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Three Types of Web Caching that Cause Old Content to Appear on Your Website

When handling support requests at InetSolution, I often battle with caching systems that are designed to improve website speed and to mitigate the risks of distributed denial of service (DDoS) attacks, but cause delays in viewing the latest content or CSS changes on a website. The support requests I see most often usually originate from a content manager who recently visited her web page in her browser published a change to the text or graphic on a page, but still sees the old content in her browser after reloading the page.

Of course, when I receive the request and view the page, sometimes I see the new content, while other times I, too, still see the old content even though the new content apperas inside of the CMS (e.g., WordPress, Kentico, etc.).

When external visitors see website content that doesn't contain the most recent updates published from the CMS, it is usually the result of caching, either at the CMS level, the web server level, or the in the local hard disk cache of the web browser (e.g., Chrome, Firefox, etc.).

What is CMS caching?

When your CMS is serving an older, cached copy of your content.

caching example 1

We build and host websites on many platforms, including WordPress, Kentico, and other flavors of content management platforms. All of the CMSs we host use have built-in (or plug-in based) caching to speed up pages (Google loves fast pages!) and reduce bandwidth usage.

When a content manager makes a change to a page, sometimes the CMS caching mechanism will automatically clear the CMS cache and immediately start serving the updated content. Having said that, this behavior is not always reliable. Sometimes it is due to complex configuration settings within the CMS or plugin that do not function as users expect, so it is not uncommon for these cache clearing to misbehave or simply work differently than expected, which results in external website visitors still seeing the old, cached content until the next regularly scheduled cache refresh occurs. Sometimes these cache intervals can be several hours between each execution!

Unfortunately, the CMS cache is only one caching mechanism that can result in website visitors seeing out of date content.

What is web server (sometimes called server-side) caching?

When the server between the visitor's browser and the website are serving an older, cached copy of your content.

caching example 2

What many people do not realize is that nearly all modern, high-security websites actually have multiple layers or "servers" between the web browser and the web server. One of the most common components in a secure web hosting setup today is a caching proxy server, many of which are designed to help mitigate DDoS attacks or to simply improve the speed of the website, both for user experience and for SEO purposes. Nearly all of these proxy servers leveraging caching to serve a cached version of your website. The benefit to visitors is that web pages load much faster. The benefit to site owners is that these proxy servers provide protection to the website and often reduce website hosting costs substantially. Of course, the drawback is that sometimes they result in caching frustration for site content editors!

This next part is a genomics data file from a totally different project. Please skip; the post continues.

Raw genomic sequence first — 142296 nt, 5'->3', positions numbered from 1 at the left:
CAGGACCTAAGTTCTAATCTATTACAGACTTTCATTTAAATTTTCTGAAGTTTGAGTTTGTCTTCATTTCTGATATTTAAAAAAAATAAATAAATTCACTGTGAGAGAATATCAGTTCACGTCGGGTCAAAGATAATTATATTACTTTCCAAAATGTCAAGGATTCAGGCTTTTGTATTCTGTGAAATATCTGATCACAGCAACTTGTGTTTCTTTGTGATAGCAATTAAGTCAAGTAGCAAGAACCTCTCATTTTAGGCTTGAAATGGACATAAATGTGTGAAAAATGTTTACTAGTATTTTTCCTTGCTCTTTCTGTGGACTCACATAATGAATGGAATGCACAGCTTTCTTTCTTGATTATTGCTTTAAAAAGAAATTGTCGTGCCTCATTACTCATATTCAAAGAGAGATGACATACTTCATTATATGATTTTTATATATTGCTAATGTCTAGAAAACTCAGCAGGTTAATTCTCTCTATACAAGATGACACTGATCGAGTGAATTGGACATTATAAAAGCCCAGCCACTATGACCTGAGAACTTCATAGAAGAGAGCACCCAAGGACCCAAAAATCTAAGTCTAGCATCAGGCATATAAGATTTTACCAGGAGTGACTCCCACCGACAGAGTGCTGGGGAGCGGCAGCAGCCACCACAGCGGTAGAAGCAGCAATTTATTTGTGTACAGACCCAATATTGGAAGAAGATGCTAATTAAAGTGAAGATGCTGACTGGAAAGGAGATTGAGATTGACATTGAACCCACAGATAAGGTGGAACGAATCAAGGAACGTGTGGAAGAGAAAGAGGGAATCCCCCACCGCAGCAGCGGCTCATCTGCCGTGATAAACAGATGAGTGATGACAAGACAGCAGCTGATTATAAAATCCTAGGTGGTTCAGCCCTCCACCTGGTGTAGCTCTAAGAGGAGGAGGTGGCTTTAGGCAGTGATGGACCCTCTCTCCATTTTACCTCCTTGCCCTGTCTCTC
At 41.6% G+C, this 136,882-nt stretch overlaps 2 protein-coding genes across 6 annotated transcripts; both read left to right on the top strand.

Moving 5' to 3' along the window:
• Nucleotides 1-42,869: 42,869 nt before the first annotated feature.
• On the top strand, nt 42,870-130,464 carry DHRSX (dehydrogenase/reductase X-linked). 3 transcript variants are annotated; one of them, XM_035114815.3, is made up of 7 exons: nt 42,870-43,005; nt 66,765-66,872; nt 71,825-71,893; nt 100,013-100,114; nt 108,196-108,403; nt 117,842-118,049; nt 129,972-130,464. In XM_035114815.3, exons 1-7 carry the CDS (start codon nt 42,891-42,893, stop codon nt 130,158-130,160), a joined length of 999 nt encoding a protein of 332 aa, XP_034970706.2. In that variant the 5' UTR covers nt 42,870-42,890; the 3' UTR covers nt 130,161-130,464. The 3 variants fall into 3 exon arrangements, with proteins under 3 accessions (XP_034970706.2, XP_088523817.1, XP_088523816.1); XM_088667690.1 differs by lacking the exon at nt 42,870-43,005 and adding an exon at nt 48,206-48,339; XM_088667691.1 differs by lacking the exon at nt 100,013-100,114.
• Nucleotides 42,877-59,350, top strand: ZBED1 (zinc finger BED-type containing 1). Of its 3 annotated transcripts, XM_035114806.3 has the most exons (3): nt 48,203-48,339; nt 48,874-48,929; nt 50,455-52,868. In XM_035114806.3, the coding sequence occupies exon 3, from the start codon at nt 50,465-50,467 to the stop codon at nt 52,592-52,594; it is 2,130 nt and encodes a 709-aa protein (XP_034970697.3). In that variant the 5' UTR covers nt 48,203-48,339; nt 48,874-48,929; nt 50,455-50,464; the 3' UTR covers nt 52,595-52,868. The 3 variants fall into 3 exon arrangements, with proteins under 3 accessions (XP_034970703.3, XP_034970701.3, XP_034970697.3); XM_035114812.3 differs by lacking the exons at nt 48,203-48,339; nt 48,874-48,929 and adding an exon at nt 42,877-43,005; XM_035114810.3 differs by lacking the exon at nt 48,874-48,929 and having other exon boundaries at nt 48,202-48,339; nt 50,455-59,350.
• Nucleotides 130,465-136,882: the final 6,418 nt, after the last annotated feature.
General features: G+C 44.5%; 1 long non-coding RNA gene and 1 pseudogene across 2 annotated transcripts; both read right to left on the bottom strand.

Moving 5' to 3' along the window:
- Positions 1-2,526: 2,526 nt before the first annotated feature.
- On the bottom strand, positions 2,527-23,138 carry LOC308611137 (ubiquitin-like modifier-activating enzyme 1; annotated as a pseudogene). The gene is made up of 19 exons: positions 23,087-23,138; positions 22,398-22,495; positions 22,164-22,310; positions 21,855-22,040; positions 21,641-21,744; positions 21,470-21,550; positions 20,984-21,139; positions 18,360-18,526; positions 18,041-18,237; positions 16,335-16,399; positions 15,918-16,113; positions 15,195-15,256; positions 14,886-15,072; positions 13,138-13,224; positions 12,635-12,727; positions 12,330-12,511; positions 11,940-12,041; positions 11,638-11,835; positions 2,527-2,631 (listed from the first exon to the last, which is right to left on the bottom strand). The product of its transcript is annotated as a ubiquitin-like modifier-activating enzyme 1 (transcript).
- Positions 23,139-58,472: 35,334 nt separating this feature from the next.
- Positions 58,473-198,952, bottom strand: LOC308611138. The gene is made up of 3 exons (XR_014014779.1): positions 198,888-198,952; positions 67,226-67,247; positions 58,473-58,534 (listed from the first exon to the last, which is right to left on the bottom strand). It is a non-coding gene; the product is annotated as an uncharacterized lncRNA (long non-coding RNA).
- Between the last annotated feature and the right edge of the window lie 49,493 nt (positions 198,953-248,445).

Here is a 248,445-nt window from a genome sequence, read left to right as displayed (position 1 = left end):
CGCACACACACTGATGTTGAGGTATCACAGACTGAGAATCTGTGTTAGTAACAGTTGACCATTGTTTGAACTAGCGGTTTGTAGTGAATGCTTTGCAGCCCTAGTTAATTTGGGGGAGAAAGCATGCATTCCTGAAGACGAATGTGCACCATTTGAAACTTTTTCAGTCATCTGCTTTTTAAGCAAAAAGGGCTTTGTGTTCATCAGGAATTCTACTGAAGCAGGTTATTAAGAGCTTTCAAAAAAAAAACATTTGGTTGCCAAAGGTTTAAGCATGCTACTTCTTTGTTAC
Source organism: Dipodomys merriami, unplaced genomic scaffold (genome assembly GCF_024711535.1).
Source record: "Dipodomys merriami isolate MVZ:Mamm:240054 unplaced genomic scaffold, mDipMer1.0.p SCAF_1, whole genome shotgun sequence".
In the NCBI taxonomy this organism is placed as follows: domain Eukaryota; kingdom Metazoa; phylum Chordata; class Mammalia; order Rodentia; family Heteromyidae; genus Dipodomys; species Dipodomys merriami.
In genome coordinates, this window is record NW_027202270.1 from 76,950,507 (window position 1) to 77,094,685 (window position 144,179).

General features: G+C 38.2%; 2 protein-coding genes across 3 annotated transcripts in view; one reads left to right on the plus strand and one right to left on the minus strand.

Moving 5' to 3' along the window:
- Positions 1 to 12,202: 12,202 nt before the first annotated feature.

These caching proxy servers try to detect content updates and clear their caches automatically, but they sometimes will store certain data, such as images, JavaScript, CSS, and similar static data for predefined expiration periods, even when the source object has been recently updated. When this occurs, the proxy cache must be manually cleared for changes to become immediately available. Usually only system administrators have access to these types of proxy servers to perform manual cache clearing, so these often results in a support request to the web or security teams.

At InetSolution, whenever possible we build automated processes within our CMS deployments that clear this type of caching when content changes to minimize the time it takes to clear the proxy server caches, but not all CMS caching mechanisms support this kind of automated integration. Even with our automated processes, sometimes it can take up 15 to 30 minutes for the thousands of cache servers to fully clear their caches.

Local web browser caching

When your own web browser loads a cached copy of your content.

caching example 3

Pages, JavaScript, cascading style sheets (CSS), images, PDFs, and other documents are all normally cached on your devices hard drive by your web browser. Your browser will try and load as little as possible from the server to make surfing the web seem faster. If it notices you have a file in your browser cache with the same name and size as the file on the web server, it will skip requesting a fresh copy from the web server and load the one it has locally. This can cause visual changes (CSS and images), functionality (JavaScript), and even documents to appear as if they haven’t been updated.

There are a few methods to help clear your local browser cache.

  1. You may try opening a new Incognito or Private window for your browser and loading the site there. This isn’t always foolproof however and cached content has still appeared in our experience.
  2. You can turn on Developer Tools in your browser which can give you some control over disabling caching entirely. This is usually too advanced for some of our clients or potentially your customers or members.
  3. Holding shift and clicking the refresh button (several times) seems to be a silver bullet that most people can figure out – and it works the vast majority of the time!

Hopefully these descriptions give you a better understanding of caching to help you identify where the issue lies, to better initiate support, and get your website displaying as intended quickly.

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